Abstract: Solar Energetic Particles (SEPs), especially for gradual and large (flux of ions with energy >10 MeV above 10 pfu) SEP events, play an important role in space weather effects as they may pose major radiation hazards for spacecraft and astronauts. Understanding the acceleration, release, and transport of SEPs in the heliosphere is one of the outstanding problems in heliospheric physics, and thus has been investigated for a long time. Since the 21st century, combining advanced observations from multiple viewpoints and in multiple wavelengths, we are able to further dig into the SEP studies.
In this presentation, we start from gradual and large SEP events which are believed to be produced by shocks associated with fast and wide Coronal Mass Ejections (CMEs). The scattering of the relationship between the SEP peak intensities and CME speeds in statistics suggests a scenario that a fast primary CME is preceded by previous CMEs is favorable to a more efficient particle acceleration (twin-CME scenario). We investigate the role of CME-CME interaction in the acceleration and release of SEPs in detail. In the twin-CME scenario, seed particle populations, which act as an important factor in the shock acceleration mechanism of energetic particles, are thought to be enhanced by preceding CMEs. We further analyze the roles of CME-CME interaction and other associated factors (e.g., magnetic connectivity, CME speed, flare size, and seed particle background) by incorporating SEP-poor events. The results show that in a statistical sense, the consideration of seed populations cannot improve the prediction of SEP peak intensities. We note that these observations for SEPs and seed populations are limited near 1 au, while particle transport effects may not be neglected. The recently launched Parker Solar Probe (PSP) and Solar Orbiter (SolO) moving close to the Sun provide unique opportunities to investigate SEPs and seed populations in the innermost heliosphere. We then study a series of SEP events between 2021 May 27 and June 1 observed by PSP and STEREO-A at different heliocentric distances, and try to answer three questions on seed particle populations: (1) how long can they exist; (2) how widely can they extend/spread; and (3) how do they measured at 1 au correspond to those in the inner heliosphere? Finally, we discuss a question/debate about the acceleration and release of SEPs in association with the coronal EUV wave (which may correspond to the footpoint of CME-driven shocks on the solar surface) based on an SEP event observed by SolO, PSP, STEREO-A, and L1 spacecraft at different locations.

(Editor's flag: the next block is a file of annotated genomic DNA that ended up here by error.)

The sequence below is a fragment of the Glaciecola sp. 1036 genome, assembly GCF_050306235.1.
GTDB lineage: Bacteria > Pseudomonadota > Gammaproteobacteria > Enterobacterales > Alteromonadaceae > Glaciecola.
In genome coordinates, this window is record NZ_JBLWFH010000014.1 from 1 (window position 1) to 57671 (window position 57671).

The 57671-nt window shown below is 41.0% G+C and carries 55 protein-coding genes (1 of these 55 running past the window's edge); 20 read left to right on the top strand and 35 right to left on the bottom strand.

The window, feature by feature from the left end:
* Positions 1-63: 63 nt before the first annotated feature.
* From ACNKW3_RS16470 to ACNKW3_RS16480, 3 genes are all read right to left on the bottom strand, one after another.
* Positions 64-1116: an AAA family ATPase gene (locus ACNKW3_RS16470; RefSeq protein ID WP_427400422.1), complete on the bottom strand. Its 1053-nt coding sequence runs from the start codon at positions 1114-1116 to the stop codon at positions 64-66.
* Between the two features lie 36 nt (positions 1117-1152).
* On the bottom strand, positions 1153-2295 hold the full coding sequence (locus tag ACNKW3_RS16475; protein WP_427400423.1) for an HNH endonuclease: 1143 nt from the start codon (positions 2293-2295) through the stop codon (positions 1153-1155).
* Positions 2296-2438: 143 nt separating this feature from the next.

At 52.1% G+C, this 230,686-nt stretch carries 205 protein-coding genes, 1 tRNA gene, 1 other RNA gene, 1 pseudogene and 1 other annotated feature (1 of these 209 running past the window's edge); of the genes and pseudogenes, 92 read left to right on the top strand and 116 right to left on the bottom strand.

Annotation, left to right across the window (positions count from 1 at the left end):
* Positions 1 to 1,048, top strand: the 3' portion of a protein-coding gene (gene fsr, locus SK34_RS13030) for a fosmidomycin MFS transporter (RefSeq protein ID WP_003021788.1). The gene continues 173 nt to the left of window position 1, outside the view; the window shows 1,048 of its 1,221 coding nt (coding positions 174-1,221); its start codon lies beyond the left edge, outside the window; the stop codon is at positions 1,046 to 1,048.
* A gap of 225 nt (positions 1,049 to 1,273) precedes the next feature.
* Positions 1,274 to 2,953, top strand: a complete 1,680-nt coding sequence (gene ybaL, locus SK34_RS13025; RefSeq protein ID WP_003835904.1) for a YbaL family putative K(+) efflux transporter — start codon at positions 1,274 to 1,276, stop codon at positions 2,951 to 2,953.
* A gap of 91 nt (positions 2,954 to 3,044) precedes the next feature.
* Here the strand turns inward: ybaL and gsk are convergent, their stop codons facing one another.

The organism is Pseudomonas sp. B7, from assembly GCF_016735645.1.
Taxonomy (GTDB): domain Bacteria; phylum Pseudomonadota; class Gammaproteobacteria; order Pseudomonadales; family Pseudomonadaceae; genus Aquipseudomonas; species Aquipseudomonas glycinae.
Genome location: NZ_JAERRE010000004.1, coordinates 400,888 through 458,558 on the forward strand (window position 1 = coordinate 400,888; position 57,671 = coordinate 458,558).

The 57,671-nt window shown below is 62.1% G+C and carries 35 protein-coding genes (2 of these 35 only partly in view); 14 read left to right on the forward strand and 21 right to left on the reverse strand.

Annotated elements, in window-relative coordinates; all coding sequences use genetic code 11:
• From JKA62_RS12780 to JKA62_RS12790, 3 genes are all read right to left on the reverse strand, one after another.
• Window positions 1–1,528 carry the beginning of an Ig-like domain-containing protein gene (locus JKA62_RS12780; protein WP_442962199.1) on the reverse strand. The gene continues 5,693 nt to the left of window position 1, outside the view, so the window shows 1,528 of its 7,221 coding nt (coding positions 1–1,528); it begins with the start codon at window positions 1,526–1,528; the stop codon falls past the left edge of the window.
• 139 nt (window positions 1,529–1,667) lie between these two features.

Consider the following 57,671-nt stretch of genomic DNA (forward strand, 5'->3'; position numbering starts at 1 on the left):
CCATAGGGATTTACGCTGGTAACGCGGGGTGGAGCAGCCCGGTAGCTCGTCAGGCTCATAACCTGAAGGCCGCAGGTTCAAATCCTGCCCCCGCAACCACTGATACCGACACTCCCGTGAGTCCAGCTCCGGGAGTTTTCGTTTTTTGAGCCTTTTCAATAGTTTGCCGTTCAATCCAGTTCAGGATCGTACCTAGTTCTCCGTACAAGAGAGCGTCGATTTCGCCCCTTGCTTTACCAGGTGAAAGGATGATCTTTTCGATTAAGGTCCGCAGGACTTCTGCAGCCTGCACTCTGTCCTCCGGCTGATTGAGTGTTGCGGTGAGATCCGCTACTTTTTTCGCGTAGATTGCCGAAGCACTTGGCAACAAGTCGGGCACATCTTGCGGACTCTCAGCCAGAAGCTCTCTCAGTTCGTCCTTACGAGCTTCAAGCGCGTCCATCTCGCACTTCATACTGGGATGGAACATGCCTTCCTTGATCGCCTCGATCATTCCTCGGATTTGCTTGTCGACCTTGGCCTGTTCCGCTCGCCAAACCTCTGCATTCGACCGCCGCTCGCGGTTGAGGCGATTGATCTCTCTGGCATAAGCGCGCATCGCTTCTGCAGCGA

Hosted by Yi-Hsin Liu and Xiaocan Li
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Meeting ID: 927 5142 0885